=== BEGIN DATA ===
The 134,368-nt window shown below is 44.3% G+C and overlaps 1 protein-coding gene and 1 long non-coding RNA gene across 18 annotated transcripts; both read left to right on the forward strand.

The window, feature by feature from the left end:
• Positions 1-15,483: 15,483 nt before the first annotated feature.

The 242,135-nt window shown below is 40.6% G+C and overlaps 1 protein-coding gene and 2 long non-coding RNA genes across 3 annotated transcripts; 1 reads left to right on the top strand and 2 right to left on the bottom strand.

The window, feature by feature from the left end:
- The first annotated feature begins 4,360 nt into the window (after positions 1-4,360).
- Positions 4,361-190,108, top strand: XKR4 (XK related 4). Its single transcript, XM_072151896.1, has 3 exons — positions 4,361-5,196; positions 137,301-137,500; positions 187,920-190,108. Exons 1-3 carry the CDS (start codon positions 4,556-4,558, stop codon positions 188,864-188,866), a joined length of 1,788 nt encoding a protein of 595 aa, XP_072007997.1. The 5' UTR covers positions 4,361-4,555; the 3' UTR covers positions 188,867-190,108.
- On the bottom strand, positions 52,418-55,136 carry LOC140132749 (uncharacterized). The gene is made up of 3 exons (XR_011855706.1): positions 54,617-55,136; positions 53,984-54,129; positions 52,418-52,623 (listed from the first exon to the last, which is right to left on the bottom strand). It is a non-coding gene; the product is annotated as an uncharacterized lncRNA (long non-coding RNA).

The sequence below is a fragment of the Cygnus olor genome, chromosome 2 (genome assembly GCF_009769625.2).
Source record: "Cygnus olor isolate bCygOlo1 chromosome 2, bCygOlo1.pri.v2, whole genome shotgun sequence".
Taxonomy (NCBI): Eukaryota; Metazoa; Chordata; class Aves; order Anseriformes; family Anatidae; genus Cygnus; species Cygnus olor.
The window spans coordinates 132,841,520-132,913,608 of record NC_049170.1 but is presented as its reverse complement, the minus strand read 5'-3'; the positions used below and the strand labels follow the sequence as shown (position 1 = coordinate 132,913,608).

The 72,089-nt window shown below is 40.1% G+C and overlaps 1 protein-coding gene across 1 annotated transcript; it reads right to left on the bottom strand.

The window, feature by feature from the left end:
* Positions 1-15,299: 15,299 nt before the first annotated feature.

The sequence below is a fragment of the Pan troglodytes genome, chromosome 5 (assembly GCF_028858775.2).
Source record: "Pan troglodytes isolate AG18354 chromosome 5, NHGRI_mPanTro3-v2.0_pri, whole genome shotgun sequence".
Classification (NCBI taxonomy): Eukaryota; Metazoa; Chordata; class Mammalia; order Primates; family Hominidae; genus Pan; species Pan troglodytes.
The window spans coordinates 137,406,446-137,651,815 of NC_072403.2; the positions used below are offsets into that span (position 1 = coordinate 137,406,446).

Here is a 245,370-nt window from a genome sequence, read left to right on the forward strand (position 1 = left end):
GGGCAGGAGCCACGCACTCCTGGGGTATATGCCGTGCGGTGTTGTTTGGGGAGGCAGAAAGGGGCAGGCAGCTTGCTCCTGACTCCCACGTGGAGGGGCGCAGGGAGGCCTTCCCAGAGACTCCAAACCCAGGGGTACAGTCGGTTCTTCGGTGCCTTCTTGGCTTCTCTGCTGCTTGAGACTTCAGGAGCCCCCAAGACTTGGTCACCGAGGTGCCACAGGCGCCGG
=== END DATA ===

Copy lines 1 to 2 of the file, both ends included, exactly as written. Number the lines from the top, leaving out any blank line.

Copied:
The 134,368-nt window shown below is 44.3% G+C and overlaps 1 protein-coding gene and 1 long non-coding RNA gene across 18 annotated transcripts; both read left to right on the forward strand.

The window, feature by feature from the left end: